Trailer Face-Off! Pacific Rim vs. World War Z

Michael Hafford





Welcome to Thursday Trailer Face-Off, a feature in which we cast a critical eye on two similar upcoming film releases, pitting them against each other across a variety of categories to determine which is most deserving of your two hours. This week:
Wold War Z vs. Pacific Rim, two movies about monstrous threats to human civilization.


Premise

In Pacific Rim, an inter-dimensional portal opens deep within the Pacific Ocean. Alien life crosses into earth and tries to take out humanity. It amounts to Guillermo del Toro asking the question: "You know Godzilla? What if there were several of him?" Humanity decides that the best way to fight these monsters is to create giant robots that are controlled by people in motion-capture suits and have them get into a fistfight with the Godzilla-like army over the ocean. Seems about right.

The film adaptation of Max Brooks' World War Z takes a more familiar subject: the zombie apocalypse. Brad Pitt plays a UN scientist in a desperate quest to save his family and cure the pandemic of the zombie disease. There are shots of his family fleeing into a helicopter and soldiers firing automatic weapons into an oncoming zombie horde. There are also graphs of worldwide casualty totals. It's sort of like Contagion, but with zombies.
Advantage:
Pacific Rim

Quality Monsters

The monster in the Pacific Rim trailer looks like a bigger, more alien Godzilla—an all-time great monster. The humans pilot robots that look suspiciously like the Golden Army from Hellboy II, only super-sized and with rocket-powered arms; all the better to punch aliens with. Guillermo del Toro is always a safe bet to build a world full of strange and spectacular creatures—think the faun from Pan's Labyrinth or the tooth fairies from Hellboy II—and this movie seems no exception. Although only one species of monster is on display, the trailer references monsters plural, so we assume more are on their way. Maybe he'll adapt other creatures from the Godzilla universe. An air force of Mothras? Just spitballing.

World War Z
promises a common film trope: zombies. Except it's more realistic this time. Zombie apocalypse films are always "more realistic" than the last one. At what point will peak zombie realism be reached? How will we know? These zombies look to be of the fast type, as the trailer shows quick-moving mobs descending on buses and moving through populated areas. Good thinking, but at a certain point a zombie is a zombie, and these look like 28 Days Later meets I Am Legend, which will be fine but not innovative.
Advantage:
Pacific Rim

Oh, the Humanity

In both films, there's a concerted global effort by humanity to combat the outside threat. They take drastically different ways of making this global effort personal. In Pacific Rim, the humanity comes from Charlie Hunnam and Ron Perlman dressing in special suits to control giant robots. Those battles look like they'll be computer-generated martial arts combat, with rocket-powered arms. In World War Z, Pitt and The Killing's Mireille Enos provide a more human face and more human danger. If Enos and Pitt fail, we not only lose their two adorable children but also a Brad Pitt, and he doesn't grow on trees.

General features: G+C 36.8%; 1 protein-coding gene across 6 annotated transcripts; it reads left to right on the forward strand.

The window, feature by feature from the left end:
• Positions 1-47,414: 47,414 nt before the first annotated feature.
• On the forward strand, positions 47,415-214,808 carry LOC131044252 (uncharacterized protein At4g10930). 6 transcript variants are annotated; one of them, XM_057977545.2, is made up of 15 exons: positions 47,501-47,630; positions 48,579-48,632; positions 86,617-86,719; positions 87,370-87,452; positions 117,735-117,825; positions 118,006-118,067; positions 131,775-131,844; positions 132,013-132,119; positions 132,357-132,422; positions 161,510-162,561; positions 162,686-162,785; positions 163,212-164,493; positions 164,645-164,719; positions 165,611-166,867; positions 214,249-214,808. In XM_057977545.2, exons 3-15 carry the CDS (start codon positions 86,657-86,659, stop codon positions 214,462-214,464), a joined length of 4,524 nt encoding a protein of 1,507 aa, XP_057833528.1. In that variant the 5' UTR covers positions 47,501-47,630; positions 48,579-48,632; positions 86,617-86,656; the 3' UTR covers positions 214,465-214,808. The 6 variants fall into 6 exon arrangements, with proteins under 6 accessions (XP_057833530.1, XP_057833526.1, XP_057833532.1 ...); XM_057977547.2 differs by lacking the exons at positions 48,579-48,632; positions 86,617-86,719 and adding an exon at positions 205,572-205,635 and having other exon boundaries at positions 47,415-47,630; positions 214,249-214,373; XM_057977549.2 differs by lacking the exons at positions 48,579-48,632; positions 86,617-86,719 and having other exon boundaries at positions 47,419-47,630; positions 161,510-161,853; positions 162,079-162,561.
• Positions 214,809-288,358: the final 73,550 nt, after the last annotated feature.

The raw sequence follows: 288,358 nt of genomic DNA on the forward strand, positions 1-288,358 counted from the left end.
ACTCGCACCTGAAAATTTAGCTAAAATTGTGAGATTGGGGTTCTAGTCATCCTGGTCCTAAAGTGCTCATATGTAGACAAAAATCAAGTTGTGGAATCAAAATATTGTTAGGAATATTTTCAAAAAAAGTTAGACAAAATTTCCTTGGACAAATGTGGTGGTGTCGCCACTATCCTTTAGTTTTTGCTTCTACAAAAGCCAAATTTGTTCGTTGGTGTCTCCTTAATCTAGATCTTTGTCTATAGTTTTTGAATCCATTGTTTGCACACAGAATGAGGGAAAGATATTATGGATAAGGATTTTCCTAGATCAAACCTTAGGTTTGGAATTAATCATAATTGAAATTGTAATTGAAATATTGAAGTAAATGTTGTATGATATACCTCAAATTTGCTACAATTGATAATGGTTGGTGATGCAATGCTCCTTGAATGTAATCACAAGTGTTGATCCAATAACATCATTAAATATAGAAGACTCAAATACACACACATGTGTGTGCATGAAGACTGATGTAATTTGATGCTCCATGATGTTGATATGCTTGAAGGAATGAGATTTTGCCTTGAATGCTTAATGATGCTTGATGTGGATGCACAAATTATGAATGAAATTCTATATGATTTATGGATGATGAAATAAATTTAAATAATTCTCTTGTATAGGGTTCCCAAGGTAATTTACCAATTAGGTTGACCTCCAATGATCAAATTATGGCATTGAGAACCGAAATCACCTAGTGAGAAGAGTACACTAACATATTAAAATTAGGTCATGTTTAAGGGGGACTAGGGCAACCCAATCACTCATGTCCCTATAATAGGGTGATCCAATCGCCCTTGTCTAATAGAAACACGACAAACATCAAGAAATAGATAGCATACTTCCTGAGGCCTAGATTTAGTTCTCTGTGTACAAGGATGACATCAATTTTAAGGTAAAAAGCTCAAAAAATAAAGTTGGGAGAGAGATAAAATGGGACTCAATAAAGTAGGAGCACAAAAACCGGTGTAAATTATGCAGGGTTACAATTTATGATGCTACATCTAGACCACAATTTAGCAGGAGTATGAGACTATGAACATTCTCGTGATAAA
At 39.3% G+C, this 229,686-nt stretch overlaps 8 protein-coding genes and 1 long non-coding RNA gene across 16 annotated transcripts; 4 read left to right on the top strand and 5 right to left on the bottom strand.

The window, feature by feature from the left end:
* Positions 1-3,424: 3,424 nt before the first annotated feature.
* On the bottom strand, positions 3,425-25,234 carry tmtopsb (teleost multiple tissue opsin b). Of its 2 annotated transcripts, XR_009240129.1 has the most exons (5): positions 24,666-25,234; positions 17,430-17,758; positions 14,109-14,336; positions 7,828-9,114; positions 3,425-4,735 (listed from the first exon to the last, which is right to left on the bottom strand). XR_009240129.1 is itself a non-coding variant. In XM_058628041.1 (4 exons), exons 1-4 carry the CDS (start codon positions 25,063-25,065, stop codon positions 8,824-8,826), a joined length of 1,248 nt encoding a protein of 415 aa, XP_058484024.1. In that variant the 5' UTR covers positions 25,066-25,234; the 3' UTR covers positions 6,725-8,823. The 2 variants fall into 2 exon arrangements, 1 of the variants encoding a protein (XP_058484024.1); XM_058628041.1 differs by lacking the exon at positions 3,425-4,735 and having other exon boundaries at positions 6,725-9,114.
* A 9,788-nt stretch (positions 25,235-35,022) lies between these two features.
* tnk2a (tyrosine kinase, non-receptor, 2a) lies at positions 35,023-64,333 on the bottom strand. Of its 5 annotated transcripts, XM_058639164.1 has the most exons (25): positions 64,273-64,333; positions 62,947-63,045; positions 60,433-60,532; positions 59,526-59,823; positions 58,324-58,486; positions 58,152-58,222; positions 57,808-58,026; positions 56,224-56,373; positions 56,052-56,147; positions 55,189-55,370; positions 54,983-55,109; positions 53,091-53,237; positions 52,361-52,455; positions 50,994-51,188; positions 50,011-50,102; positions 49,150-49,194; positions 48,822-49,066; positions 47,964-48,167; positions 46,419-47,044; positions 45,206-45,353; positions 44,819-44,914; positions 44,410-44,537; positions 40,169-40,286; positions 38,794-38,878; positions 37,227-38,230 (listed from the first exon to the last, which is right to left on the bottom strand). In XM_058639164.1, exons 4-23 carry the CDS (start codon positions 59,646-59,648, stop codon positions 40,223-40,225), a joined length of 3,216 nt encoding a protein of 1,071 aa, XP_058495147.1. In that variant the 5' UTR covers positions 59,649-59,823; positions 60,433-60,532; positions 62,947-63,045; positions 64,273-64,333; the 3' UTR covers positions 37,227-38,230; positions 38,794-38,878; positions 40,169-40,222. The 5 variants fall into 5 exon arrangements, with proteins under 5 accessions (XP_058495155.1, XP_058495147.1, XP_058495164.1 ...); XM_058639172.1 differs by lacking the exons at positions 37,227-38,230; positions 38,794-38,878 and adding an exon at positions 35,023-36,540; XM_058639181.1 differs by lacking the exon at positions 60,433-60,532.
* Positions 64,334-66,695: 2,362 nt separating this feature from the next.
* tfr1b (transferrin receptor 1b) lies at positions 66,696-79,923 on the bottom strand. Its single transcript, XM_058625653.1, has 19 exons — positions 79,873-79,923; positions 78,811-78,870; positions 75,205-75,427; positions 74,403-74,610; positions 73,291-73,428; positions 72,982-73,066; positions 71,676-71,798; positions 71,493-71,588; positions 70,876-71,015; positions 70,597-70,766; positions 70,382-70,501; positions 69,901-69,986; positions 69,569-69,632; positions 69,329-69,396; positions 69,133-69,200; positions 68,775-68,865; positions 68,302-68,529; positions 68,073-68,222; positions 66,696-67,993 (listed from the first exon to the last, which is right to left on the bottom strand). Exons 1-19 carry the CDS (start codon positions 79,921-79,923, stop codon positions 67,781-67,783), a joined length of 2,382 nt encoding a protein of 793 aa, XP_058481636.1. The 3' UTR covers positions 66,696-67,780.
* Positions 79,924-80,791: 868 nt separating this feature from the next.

Advantage:
World War Z

Star Power

Traditionally, apocalypse movies feature an all-star cast of superheroes on a quest to save us all. Only the best-looking and buffest of humanity can stop the incoming asteroid (Armageddon), robot assassin (Terminator 2), or alien invasion (Independence Day). Pacific Rim looks to move a TV-famous cast (Idris Elba, Hunnam, Perlman) into big screen stardom. All of those people are fine actors on amazing television programs, but they don't have the star quality of, say, a Brad Pitt—whereas the star of World War Z has exactly the star quality of Brad Pitt, by virtue of being Brad Pitt. Director Marc Forster throws in some TV stars of his own—Matthew Fox and Enos—so we know he's not making an Avengers/Iron Man/43 star power monstrosity.
Advantage:
World War Z

Chances of Humanity's Survival

In both films, there look to be significant casualties. Pacific Rim has the more localized threat—the monsters are interested mainly in laying waste to San Francisco (maybe they hate suspension bridges?). The robots are at the point of attack, and if they fail, it's game over, but at least the damage will be restricted to coastal cities (unless the seaborn alien-monsters evolve). In World War Z, the global zombie apocalypse will leave fewer survivors and change the course of human history forever. At the very best, large swaths of territory will become destroyed and uninhabitable. A climbing casualty count onscreen is part of the trailer; it's a global phenomenon, and not one that can be solved by getting on an airplane headed inland.
Advantage:
Pacific Rim

Director

Guillermo del Toro is the master of strange and inventive monsters and knows how to scare us. World War Z's Marc Forster also directed Quantum of Solace, which was a good-looking if vapid action movie. It's a safe bet that this movie will be crisp and well-handled, although it might fall short of the spectacle promised by the Spanish auteur's direction of Pacific Rim.
Advantage:
Pacific Rim

Conclusion

We're crossing out fingers that Pacific Rim will be awesome and ridiculous. World War Z will be a competent film about zombies.
Winner:
Pacific Rim


Trailer Face-Off runs every Thursday. For more, click here.

 

Current Issue
April 2014

Comments

SIGN IN TO ADD COMMENT

Add a Comment

Be the first to add a comment.

Page
1 / 1

Back to top